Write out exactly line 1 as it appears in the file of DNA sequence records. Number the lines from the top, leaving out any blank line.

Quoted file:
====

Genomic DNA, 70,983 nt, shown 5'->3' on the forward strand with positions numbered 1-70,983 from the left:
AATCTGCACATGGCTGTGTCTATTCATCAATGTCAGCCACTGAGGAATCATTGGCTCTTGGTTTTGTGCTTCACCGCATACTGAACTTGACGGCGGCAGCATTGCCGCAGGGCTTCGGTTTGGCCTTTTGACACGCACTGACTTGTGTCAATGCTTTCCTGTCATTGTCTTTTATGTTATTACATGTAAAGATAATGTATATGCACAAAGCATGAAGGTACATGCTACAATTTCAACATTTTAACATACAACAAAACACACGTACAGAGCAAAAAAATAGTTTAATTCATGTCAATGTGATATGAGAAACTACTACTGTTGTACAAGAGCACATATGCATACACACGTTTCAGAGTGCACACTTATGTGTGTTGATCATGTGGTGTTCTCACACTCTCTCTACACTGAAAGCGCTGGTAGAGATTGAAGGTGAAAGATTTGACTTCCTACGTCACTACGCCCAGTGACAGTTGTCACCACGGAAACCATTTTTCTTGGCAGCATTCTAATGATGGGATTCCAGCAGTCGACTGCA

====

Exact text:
Genomic DNA, 70,983 nt, shown 5'->3' on the forward strand with positions numbered 1-70,983 from the left: